Resenting Weekends

Death_to_stock_photography_farm_7

Source: Death to the Stock Photo

It was a sad day when I discovered I no longer look forward to weekends. Or, rather, that I don’t make an emotional distinction between workday and weekend.

It’s a downside of working from home. Or rather, it’s a downside of life. Maybe it’s a downside of being Type A perfectionist. Or maybe a downside of being me. Or a downside of spending a good part of your life traveling. Either day, I am now stuck with 7 solid working days, during which I rarely sit down and work consistently in any organized fashion.

The biggest downside isn’t the exhaustion – with all this lack of structure, I get some chill time in – or the feeling of being a slob, even when you get stuff done; but really, it’s the feeling of never having time to slow down and look back.

Right now I’m working on a number of projects, reading several books in bits and bobs, here and  there, (because concentration has gone out the window), and keep adding items to a huge backlog of things I want to peruse or listen to. Even that book on tidying didn’t keep me afloat for long. I’m slogging through a number of Works in Progress without any sense of where I am, what I’m doing, and how I’m doing it.

Small wonder I feel like a slob.

There’s a good reason we have weekends (other than waffle breakfasts and leisurely perusals of the newspaper, obviously) – it’s a chance to slow down, catch up, figure out where we are right now, in this point of time, and what we’re about to do. And I’m not the only one who sees the value in this – a lot of writers do. Julia Cameron insists on the importance of morning pages and artist dates. Dani Shapiro advocates for grounding activities that give you a chance for dream time. Stephen King has an ideas folder that he uses to sift out the ideas that stay from the ones that only come in passing. It’s too easy to get lost, otherwise.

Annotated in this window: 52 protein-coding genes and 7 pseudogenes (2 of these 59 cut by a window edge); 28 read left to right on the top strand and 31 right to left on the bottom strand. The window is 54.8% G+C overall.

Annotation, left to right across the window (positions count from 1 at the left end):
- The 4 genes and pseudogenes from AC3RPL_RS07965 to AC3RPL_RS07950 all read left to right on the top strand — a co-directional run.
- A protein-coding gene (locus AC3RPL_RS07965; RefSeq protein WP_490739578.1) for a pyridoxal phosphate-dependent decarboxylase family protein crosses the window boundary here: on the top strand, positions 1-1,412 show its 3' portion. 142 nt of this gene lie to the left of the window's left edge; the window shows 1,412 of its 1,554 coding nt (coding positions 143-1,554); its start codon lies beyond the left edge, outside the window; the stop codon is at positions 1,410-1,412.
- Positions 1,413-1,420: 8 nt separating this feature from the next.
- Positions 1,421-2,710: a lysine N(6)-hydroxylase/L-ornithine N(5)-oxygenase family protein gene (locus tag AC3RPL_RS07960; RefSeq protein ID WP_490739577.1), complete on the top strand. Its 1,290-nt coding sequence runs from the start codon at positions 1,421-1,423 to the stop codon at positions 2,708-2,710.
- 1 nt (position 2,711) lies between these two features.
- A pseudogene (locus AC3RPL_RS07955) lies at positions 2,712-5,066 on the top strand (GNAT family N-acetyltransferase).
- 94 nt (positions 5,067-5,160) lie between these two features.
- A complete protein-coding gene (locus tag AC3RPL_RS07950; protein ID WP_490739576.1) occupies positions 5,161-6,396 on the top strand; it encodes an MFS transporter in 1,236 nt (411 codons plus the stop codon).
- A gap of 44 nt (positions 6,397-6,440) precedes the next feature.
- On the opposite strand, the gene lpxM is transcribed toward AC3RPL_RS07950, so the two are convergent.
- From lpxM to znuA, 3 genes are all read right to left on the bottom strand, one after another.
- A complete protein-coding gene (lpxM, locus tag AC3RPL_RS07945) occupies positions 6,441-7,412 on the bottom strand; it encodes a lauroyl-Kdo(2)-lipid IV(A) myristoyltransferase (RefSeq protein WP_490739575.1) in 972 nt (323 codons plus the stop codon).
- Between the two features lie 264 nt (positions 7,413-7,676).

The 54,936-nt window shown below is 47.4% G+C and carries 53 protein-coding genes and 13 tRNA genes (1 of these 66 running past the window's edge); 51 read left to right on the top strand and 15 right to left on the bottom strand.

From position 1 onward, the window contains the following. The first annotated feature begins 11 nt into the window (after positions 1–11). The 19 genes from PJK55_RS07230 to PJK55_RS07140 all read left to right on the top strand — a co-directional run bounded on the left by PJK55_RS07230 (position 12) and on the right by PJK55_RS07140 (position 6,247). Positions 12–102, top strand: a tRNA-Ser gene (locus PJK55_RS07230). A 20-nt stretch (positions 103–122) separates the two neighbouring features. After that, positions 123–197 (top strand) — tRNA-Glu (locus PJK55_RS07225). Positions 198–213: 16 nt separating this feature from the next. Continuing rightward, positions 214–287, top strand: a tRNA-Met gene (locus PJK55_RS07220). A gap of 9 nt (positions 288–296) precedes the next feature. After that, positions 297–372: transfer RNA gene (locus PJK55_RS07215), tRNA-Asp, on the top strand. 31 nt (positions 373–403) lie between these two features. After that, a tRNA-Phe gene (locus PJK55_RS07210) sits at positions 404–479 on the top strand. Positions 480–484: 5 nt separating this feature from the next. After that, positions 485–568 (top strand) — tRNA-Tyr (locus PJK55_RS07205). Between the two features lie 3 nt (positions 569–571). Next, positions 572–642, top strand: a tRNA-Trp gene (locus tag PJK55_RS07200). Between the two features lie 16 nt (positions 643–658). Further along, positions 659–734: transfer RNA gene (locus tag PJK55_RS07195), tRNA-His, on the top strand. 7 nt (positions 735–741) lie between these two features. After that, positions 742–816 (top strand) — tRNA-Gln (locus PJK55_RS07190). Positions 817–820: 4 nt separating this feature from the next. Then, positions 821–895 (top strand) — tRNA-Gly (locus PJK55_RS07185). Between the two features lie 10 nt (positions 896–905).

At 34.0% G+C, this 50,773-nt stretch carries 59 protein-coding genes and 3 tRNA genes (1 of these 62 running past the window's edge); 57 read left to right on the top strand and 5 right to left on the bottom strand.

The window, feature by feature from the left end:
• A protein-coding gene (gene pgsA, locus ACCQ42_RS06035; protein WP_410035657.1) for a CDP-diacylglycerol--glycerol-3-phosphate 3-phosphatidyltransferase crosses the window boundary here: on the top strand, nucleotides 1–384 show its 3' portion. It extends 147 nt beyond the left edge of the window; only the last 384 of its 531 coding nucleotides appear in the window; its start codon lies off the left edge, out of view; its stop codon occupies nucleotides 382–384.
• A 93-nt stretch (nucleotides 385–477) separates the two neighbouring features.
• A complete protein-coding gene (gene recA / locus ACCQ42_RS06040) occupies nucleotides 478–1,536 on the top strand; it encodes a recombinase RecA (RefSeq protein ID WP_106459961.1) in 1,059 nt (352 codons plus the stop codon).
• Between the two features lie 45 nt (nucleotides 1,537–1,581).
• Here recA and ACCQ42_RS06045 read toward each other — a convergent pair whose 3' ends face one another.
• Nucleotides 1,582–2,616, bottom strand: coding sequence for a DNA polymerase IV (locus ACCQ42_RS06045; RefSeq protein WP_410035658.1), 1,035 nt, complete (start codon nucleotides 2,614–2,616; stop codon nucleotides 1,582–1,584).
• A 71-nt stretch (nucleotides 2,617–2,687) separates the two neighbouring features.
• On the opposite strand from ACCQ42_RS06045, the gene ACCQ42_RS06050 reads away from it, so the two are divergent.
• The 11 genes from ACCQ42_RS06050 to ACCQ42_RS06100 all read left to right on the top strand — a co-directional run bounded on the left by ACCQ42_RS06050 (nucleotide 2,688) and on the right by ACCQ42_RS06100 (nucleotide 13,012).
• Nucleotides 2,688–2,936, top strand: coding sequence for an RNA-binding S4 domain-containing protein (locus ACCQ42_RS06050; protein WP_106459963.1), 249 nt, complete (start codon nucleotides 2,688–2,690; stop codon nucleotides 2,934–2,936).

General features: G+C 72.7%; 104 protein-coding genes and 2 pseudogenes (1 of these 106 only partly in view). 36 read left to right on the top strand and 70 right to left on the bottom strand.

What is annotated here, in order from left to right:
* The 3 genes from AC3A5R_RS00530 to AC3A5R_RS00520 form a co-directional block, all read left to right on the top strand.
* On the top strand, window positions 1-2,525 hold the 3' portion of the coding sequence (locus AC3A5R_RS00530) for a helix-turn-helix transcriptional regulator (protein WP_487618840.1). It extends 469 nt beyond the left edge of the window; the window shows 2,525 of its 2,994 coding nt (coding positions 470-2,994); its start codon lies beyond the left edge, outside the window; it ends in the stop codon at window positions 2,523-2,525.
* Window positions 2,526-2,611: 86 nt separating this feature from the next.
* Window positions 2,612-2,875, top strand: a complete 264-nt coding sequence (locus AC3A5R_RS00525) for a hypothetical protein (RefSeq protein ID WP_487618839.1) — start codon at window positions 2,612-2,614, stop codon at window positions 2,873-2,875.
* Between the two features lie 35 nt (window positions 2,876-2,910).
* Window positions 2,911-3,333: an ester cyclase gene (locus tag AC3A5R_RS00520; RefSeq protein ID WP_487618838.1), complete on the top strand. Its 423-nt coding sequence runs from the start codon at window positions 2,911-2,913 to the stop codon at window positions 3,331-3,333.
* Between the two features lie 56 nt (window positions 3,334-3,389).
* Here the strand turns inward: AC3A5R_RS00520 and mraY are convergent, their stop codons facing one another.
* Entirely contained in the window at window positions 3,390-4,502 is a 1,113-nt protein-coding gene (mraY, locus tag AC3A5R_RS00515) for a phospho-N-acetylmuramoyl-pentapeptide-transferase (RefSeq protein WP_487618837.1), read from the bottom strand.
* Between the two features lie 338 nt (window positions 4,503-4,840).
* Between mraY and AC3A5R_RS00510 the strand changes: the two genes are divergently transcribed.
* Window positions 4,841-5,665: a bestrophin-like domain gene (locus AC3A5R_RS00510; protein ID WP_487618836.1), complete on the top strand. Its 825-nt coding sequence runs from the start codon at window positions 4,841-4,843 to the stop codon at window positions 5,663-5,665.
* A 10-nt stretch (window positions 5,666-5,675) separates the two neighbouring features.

This weekend, I’m off to Devon. It feels strange. Unnatural. A break. An actual break. I didn’t even break during the Christmas break, and that was a break proper. I didn’t break for New Years Day, and everyone knows it’s the one day it’s totally acceptable to sleep in. What is this even?

I know, brain. I know.

I look forward to it.

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2 thoughts on “Resenting Weekends

  1. Enjoy your proper break! I often cannot distinguish between weekends and weekdays because I rarely do work (on casual) and my husband’s days off are often weekdays, so everything is all over the place too!

    • Hope so, too. (Technically it’s a writer’s retreat, so I’ll still work, but hopefully I’ll get fresh air out of it, too.) I’ll write more about it, perhaps? If there’s interest.

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